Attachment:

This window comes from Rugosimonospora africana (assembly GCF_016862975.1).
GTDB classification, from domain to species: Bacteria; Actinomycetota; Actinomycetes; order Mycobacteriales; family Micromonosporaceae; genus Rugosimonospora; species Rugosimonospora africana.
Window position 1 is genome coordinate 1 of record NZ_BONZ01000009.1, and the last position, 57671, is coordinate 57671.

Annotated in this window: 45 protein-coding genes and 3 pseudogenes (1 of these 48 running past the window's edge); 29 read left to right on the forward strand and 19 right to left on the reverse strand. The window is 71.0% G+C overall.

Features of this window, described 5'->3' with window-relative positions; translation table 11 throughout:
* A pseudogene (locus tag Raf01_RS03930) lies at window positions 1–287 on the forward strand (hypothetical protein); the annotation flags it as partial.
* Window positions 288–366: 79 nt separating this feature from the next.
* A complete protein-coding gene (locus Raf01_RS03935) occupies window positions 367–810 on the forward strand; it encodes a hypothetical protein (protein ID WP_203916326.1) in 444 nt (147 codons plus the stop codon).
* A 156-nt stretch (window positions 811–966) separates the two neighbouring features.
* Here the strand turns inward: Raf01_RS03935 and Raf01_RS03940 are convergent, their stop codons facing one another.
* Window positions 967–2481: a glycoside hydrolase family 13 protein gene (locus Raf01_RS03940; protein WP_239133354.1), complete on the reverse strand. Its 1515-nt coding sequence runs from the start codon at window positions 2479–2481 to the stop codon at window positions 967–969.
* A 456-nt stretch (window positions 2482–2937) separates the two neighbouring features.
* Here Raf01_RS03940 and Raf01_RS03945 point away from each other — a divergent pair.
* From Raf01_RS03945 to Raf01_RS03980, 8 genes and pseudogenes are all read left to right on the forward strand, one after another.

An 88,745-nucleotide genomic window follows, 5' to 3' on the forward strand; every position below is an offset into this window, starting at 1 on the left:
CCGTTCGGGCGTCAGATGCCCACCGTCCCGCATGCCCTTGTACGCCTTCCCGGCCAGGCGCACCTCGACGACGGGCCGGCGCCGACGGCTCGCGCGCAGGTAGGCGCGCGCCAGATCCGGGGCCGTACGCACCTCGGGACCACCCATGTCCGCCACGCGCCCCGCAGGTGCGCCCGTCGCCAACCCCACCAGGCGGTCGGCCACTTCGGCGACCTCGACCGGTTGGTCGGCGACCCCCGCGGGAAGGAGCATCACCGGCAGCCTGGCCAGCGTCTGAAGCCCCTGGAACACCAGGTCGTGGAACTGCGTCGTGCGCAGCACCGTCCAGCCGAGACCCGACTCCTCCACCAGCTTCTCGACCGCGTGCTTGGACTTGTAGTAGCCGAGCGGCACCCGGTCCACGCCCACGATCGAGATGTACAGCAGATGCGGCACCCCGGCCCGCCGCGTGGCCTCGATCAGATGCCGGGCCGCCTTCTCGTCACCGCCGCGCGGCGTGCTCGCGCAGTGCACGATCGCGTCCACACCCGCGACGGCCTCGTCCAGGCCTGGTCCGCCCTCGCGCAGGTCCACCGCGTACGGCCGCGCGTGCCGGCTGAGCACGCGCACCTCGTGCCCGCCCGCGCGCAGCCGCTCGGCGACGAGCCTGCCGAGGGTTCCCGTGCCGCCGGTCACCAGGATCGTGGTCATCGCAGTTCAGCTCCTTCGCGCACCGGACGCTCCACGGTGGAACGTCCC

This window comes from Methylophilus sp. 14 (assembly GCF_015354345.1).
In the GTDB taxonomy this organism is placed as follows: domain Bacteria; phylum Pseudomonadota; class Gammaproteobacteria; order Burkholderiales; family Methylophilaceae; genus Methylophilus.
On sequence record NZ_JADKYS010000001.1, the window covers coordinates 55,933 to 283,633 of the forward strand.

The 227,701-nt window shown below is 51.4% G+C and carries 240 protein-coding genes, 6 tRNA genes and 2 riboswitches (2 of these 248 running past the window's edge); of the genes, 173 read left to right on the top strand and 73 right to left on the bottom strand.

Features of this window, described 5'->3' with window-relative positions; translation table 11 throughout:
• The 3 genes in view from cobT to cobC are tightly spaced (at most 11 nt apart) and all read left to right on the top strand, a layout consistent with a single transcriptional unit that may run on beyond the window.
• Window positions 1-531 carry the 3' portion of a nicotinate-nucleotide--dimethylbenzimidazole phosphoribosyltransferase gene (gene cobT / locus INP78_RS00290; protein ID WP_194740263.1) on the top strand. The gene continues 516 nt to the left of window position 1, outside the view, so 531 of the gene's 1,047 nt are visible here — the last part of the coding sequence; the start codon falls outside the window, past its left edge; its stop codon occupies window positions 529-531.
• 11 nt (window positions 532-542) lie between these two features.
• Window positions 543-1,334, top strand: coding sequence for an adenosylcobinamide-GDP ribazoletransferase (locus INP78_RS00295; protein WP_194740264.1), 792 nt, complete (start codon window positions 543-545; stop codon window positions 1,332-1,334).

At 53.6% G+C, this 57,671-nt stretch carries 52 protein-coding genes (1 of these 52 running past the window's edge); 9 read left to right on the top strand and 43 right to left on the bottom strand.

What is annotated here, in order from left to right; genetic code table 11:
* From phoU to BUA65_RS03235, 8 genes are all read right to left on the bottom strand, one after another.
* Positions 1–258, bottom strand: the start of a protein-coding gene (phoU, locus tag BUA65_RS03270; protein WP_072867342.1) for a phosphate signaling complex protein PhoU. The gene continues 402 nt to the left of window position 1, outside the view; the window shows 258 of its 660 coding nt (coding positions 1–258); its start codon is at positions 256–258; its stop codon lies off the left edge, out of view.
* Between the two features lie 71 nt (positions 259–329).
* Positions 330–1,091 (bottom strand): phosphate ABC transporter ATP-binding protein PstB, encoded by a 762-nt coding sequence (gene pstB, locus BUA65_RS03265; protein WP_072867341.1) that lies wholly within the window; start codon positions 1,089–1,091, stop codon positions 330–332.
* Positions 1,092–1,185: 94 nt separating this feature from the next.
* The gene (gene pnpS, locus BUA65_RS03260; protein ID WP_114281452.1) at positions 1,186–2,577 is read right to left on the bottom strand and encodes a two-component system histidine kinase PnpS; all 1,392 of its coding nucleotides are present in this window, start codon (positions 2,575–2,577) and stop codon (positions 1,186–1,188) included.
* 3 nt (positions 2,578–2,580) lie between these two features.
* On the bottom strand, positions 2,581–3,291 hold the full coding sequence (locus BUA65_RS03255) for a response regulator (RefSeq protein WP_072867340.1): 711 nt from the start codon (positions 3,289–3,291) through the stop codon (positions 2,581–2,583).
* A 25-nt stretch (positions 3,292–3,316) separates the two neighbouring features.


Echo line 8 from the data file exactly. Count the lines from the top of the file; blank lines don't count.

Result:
* A complete protein-coding gene (locus Raf01_RS03935) occupies window positions 367–810 on the forward strand; it encodes a hypothetical protein (protein ID WP_203916326.1) in 444 nt (147 codons plus the stop codon).